What's striking about this book as opposed to so many others in the same vein is that it's made clear that Iris may not have remembered her past life until recently, but she's always been herself, rather than the original Iris from the game. We see this in the way she asked her father to take in orphans from the slums in lieu of gifts, in the kind way she interacted with them, and the loyalty and friendships she inspired. Now as the ruler of the family duchy, she's able to rely on the people she's always known and treated well as well as her past career; her memories simply enhance how she acts rather than changing it completely. Interestingly her workaholic tendencies from Japan's corporate culture also show up, and unlike some other protagonists, she doesn't see those as a bad thing or as having contributed to her untimely demise in the past. (It was, we're told, a traffic accident unrelated to work.) Instead, Iris and those around her see it as part atonement, part excellent political move for her to be so engrossed in her work, and while it may not be healthy, it is something that helps the book to stand out in its field.
It's worth noting that this is distinctly less romantic than most other light novels in the same vein. There is a romance subplot being hinted at (and mildly spoiled in one illustration), but the heart of the book is Iris reforming a feudal duchy into a modern capitalist society. It's dense but fairly well-written and worlds above its manga adaptation, which preceded it in English translation. If you're tired of mushy novels and want something a bit more serious, or you just really like people learning what banking is, this is worth checking out.
Culinary Chronicles of the Court Flower. Story by Miri Mikawa, art by Kasumi Nagi. J-Novel Club, $6.99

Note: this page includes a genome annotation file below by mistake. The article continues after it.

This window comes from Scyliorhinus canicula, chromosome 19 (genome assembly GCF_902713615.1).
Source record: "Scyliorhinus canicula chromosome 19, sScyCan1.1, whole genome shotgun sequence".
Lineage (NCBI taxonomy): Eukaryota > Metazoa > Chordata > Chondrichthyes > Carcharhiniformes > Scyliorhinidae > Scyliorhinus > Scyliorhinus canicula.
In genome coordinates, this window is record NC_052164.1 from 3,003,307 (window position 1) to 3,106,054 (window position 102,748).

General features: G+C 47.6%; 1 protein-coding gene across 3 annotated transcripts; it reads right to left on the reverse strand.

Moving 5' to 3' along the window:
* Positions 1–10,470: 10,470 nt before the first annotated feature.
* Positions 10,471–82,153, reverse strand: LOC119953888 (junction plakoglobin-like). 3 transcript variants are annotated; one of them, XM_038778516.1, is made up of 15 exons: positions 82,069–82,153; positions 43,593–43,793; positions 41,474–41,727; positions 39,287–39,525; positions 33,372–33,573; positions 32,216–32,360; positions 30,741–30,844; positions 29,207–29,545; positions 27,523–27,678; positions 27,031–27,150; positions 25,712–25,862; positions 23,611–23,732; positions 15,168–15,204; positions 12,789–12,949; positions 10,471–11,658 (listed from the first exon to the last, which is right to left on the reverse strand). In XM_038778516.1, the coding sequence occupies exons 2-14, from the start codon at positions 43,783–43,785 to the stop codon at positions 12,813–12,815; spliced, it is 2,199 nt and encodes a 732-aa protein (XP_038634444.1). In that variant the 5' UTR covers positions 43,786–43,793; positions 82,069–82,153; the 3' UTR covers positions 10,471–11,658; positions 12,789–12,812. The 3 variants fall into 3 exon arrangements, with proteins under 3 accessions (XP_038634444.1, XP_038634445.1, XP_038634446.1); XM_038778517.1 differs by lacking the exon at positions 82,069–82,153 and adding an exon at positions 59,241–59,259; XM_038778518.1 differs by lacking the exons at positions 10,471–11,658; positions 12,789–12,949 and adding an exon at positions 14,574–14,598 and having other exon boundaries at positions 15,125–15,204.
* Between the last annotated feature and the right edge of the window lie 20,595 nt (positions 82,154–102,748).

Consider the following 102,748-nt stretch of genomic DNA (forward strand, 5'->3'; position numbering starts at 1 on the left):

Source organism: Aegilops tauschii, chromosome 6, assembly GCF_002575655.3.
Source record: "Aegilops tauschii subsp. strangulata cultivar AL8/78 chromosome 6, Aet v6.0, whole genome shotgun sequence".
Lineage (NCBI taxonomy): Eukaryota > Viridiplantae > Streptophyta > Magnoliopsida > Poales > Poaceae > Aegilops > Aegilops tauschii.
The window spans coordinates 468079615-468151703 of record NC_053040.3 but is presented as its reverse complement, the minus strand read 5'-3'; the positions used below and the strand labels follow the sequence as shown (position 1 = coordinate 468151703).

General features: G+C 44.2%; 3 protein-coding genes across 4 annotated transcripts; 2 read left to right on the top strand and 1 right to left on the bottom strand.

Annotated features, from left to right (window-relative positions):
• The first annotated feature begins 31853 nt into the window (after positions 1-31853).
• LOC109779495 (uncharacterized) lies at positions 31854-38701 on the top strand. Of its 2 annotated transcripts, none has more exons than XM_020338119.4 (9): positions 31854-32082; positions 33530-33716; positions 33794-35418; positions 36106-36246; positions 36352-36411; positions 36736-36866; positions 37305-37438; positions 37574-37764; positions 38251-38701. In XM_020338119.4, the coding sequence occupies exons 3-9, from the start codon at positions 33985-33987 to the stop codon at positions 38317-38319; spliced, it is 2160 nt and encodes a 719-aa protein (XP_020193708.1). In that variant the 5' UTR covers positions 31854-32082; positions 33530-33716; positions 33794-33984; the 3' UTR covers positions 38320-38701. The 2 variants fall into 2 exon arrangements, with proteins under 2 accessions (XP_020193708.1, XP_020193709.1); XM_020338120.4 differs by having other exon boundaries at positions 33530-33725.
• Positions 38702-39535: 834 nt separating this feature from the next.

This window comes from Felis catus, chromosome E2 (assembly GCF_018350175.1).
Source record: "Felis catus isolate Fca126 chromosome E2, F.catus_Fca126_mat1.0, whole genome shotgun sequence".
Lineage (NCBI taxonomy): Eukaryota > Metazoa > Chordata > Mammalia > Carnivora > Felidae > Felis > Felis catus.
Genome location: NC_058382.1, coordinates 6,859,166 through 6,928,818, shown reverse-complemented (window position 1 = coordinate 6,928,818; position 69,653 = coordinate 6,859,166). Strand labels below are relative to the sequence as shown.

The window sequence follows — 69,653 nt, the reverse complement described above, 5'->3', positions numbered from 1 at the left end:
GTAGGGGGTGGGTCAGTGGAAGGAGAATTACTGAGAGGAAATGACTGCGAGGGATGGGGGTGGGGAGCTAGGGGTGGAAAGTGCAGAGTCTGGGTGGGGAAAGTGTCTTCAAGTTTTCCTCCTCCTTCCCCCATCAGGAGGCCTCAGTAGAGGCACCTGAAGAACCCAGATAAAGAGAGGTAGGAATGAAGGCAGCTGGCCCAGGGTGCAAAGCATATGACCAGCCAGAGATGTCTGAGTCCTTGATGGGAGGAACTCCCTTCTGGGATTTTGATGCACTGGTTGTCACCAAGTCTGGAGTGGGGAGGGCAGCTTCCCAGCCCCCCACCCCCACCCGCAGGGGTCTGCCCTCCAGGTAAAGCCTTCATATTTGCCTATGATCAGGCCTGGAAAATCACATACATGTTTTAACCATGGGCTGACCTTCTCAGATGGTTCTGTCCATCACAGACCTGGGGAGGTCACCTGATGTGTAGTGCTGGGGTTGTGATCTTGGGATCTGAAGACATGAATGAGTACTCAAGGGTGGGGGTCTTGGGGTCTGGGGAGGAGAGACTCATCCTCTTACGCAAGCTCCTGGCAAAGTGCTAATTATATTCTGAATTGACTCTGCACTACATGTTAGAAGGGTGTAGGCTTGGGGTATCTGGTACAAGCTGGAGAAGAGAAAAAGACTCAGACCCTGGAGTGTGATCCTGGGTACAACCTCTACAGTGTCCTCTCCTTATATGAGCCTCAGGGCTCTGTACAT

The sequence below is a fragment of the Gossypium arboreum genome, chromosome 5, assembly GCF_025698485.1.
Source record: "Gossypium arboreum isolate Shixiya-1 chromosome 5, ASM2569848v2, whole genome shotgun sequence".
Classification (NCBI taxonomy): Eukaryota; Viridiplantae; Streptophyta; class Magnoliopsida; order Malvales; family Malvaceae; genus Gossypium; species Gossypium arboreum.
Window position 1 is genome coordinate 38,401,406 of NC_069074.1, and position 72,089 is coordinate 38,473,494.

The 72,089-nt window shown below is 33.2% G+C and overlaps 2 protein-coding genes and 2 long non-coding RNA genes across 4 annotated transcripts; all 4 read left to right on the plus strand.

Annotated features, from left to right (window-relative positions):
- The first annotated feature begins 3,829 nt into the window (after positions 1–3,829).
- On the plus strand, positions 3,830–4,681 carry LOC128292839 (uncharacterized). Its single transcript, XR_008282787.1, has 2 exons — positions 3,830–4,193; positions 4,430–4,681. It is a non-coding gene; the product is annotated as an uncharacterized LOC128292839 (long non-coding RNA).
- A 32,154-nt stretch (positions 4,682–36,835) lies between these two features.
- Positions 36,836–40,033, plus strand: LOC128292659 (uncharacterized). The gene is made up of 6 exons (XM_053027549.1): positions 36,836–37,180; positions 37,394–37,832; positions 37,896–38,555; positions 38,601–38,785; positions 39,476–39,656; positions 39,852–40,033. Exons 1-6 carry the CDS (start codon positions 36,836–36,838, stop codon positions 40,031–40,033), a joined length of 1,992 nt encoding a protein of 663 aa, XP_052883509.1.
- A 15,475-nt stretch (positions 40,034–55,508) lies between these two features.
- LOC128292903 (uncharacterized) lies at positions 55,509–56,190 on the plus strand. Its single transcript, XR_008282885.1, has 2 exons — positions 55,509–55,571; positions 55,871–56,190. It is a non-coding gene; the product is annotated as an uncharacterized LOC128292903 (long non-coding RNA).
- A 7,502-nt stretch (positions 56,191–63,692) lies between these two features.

Rimi has spent most of her life making food for the protector god of the land. She is suddenly sent as a tribute to the great empire of Konkoku, becoming one of the emperor's concubines. She comes close to losing the taste of her home country, but she is saved by the cuisinologist Shusei. As she dreams of a reunion with the kind scholar, she does her best to survive in the envy-filled rear palace with the help of her natural cheerfulness and her skill as a cook. Then out of nowhere, she is arrested and sentenced to be executed on the charge of disrespecting the emperor! How will Rimi get out of this mess? Find out in this China-inspired fantasy story about a princess and her love for food surrounded by gorgeous men.
Rating: (Kim Morrissy)
Culinary Chronicles doesn't have the same deft writing and down-to-earth appeal as The Apothecary Diaries, but it's still an interesting court drama about a plucky girl finding a place of her own in fantasy China. It helps that the food aspect is more interesting than usual for light novels with that theme; instead of introducing your usual mayonnaise and other modern dishes to a European fantasy world, the focus is firmly on historical Japanese and Chinese foods.
Much of the appeal in Culinary Chronicles is in the blending and clashes of culture. In the opening scene, Rimi causes trouble because of language misunderstandings, and this is a recurring theme throughout the book. I appreciated details like her struggling with vocabulary and translating words literally from her native language, making her accidentally come across as too direct and rude; this felt very true to life. The food discussions also fit this theme, sometimes in clever and ingenious ways.
On the other hand, the book does have the common light novel problem of repetition and constantly explaining what the characters are thinking and feeling. It ultimately feels like padding to make the story fit the typical bunkobon novel length. The plot does eventually come together in a satisfying way, but the early chapters definitely could have been trimmed for brevity.
At least in this first volume, the fantasy elements are limited, mostly existing to allow for character interactions that would have felt implausible in a more rigid historical setting. There's a sparkling shojo feel to the character designs and writing, with all the male characters fitting the usual archetypes. I recommend it most for shojo fans who want a taste of historical East Asia and food culture rather than the other way around, as the storytelling may be a little half-baked for those craving a deeper exploration of the setting.
Drugstore in Another World: The Slow Life of a Cheat Pharmacist. Story by Kennoji, art by Matsuuni.